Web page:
The cyberpunk genre is very much in the cultural eye at the moment, at least in the video game industry. CD Projekt Red’s upcoming Cyberpunk 2077 remains one of the most anticipated video games of the year, despite release delays. To pass the time, RuneHeads has developed a different cyberpunk experience in the form of Conglomerate 451, a roguelike dungeon-crawler which illustrates the grim, dehumanizing nature of privatized technological progress but which fails to use that technological progress to make a memorable game.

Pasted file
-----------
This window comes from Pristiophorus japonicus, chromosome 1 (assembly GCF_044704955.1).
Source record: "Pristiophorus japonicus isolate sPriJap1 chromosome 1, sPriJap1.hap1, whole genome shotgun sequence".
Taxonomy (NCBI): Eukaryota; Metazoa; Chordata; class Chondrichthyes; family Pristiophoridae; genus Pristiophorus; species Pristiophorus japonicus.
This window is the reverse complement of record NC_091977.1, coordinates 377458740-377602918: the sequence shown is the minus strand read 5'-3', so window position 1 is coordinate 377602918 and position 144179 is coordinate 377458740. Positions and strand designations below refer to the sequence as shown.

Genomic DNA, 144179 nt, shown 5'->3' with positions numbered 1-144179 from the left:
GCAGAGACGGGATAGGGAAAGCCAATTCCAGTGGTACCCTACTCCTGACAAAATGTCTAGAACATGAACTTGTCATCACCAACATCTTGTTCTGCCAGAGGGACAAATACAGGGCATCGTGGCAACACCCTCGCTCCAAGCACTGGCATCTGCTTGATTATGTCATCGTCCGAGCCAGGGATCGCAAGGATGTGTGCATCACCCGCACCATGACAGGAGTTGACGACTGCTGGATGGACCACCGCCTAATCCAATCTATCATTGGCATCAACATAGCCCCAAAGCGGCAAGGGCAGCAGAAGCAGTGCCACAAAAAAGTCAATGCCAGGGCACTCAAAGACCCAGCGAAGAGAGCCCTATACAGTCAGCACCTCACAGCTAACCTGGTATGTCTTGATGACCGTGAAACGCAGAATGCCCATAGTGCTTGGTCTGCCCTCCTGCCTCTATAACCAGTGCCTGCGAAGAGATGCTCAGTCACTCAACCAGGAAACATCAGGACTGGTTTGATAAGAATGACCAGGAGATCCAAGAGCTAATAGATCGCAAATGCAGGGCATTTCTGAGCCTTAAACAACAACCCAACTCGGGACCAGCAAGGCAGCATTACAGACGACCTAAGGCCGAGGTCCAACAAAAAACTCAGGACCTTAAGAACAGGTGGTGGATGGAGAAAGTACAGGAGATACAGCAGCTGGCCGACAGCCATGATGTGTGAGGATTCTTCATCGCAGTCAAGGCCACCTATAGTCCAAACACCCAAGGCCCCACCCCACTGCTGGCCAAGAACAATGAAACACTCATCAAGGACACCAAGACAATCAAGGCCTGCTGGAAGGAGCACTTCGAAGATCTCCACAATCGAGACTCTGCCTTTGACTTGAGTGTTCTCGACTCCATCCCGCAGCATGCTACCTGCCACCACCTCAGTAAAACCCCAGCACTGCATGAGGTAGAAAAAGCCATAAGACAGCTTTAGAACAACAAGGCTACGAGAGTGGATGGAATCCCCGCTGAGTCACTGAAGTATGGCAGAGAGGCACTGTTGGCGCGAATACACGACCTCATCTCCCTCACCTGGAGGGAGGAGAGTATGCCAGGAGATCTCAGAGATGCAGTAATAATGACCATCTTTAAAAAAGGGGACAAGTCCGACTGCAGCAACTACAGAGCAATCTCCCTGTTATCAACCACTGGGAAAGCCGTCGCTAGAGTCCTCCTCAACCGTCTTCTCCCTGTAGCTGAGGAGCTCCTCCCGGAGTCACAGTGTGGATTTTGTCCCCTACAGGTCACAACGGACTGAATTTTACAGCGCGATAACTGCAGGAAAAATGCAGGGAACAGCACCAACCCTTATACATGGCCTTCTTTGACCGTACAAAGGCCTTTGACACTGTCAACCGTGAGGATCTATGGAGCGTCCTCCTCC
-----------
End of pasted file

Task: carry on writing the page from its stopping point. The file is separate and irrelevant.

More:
Conglomerate 451 puts the player in command of a paramilitary defense agency that produces squadrons of “battle clones,” expendable human simulacrums that venture into the crime-filled city of Conglomerate to bring down the corporations that have taken it over. The game’s story mode takes place over 75 weeks, with one week dedicated to each mission you send a squad to carry out. Conglomerate city is divided into five distinct zones, each with their own unique aesthetic style. Each mission will send you to one of them with a specific goal to carry out, like finding an important MacGuffin or killing a certain enemy. A successful mission will weaken one of the four corporations you’re targeting during your playthrough. These corporations are procedurally generated and very short on distinguishing traits. A sidebar on the mission prep screen informs you when they were founded, what their boss’s name is, and what their preferred crime is (presented in one word, like “guns” or “slave”) but this information has little to no impact on gameplay, and since the corporations’ names are procedurally generated as well, you’ll generally be identifying them solely based on their logos.